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BAGHDAD, Iraq (AP) -- Creation of an interim government for occupied Iraq will have to wait until midsummer, the American civilian administrator said Wednesday.
L. Paul Bremer's comments came barely three weeks after the Americans set a timetable of early June for a new government.
"We're talking now like sometime in July to get a national conference put together," Bremer, head of the U.S.-led Office of Reconstruction and Humanitarian Assistance, told reporters while attending the opening of an Iraqi jail. "I don't think it will be in June."
Pressed further, Bremer replied: "Mid-July."
U.S. officials' comments about the government had grown hazier in recent days, with Bremer saying the job would be difficult without first restoring security, getting basic services back on line and paying people who have gone weeks with no salaries.
Those problems have taken a front seat in the 10 days since Bremer took over as the top American civilian in Iraq.
The new delay fueled skepticism many Iraqis already feel about U.S. intentions.
"Bremer's statement seems one in a series of untrue promises aimed to keep the situation as it is," said Hassan al-Jbouri, an Oil Ministry employee. "They don't want to see a government that would sooner or later demand that the U.S. occupier leave."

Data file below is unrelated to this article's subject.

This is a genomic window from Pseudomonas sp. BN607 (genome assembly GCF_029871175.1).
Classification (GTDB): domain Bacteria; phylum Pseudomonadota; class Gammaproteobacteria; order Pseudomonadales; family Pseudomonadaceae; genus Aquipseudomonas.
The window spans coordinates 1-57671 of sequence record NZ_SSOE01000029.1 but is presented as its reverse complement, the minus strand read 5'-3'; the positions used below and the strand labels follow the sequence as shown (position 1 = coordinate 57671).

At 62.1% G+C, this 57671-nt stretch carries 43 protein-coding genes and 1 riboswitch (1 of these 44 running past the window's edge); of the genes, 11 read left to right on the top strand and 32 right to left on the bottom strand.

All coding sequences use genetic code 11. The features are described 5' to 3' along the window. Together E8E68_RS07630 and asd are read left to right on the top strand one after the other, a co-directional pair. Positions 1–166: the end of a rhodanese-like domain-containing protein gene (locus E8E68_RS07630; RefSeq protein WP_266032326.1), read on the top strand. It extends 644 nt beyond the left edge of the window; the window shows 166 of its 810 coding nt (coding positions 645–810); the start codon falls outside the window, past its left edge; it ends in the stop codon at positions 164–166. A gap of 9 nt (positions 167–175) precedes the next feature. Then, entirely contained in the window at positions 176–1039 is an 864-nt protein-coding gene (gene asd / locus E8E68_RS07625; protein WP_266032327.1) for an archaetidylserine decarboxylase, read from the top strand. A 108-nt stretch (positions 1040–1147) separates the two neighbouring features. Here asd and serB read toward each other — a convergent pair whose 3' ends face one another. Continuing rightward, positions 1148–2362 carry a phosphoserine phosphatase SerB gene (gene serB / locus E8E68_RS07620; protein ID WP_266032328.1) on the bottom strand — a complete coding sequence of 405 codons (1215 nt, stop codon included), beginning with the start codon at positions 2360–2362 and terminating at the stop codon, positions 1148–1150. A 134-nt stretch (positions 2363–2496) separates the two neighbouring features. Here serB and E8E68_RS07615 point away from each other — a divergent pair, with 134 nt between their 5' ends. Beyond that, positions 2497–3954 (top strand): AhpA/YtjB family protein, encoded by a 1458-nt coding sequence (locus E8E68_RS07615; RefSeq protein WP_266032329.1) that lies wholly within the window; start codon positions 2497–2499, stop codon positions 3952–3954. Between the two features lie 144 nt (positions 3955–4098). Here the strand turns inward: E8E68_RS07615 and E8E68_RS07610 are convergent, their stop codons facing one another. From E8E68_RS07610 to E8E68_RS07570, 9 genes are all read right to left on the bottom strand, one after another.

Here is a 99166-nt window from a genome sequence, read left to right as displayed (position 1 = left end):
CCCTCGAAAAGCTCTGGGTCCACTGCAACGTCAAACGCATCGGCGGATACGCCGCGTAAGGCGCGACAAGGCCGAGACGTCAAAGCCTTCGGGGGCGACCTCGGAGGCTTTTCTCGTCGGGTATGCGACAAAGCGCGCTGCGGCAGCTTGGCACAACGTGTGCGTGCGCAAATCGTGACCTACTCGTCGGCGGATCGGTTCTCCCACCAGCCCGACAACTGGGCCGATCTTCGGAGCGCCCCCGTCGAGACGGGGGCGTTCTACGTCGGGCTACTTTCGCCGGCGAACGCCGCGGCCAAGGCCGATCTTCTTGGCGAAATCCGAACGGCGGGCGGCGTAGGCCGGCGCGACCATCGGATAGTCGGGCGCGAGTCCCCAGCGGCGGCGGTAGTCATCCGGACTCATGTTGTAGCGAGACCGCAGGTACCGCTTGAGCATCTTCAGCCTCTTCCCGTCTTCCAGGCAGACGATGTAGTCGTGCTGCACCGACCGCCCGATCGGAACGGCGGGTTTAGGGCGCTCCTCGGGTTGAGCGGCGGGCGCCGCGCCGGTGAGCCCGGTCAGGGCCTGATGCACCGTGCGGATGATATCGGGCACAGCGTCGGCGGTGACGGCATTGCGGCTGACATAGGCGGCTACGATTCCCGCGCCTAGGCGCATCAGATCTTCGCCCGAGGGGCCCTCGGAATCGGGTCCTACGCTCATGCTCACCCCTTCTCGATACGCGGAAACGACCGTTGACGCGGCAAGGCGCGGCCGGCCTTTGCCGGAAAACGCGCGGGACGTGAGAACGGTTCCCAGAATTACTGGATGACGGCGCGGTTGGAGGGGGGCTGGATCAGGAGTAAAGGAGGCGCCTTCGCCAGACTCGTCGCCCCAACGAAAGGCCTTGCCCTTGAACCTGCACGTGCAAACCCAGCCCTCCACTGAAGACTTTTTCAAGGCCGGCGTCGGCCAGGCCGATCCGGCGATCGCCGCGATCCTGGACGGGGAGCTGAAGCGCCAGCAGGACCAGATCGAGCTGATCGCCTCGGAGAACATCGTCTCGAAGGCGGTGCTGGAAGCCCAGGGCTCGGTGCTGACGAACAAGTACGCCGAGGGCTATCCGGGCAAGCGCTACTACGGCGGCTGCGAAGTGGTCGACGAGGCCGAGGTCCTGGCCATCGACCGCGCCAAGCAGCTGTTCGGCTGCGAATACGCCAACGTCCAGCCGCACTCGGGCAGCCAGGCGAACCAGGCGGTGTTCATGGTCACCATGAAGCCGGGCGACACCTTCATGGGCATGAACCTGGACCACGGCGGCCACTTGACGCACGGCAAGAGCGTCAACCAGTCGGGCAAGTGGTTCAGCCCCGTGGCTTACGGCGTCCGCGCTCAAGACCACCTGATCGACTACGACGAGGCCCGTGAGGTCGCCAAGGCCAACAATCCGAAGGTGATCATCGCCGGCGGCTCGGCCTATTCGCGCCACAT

"Why this postponement?" said Yadullah Jani Ulfat, a member of the Patriotic Union of Kurdistan. "This procrastination just means they're trying to form a government of parties that are in complete line with their own policies."
On April 28, U.S. officials said they struck an agreement with Iraqi factions to hold the third in a series of conferences on postwar Iraq within a month. They said a government could be in place within days after that.
Influential politicians -- from exile groups to two Kurdish leaders and a key Shiite Muslim religious group -- have been holding frequent talks with the Americans, and Bremer suggested more inclusiveness was in order.
"We want a government representative of all Iraqi people," he said. "That's the process we're in now. We are moving as quickly as we can."
(Copyright 2003 by The Associated Press. All Rights Reserved.)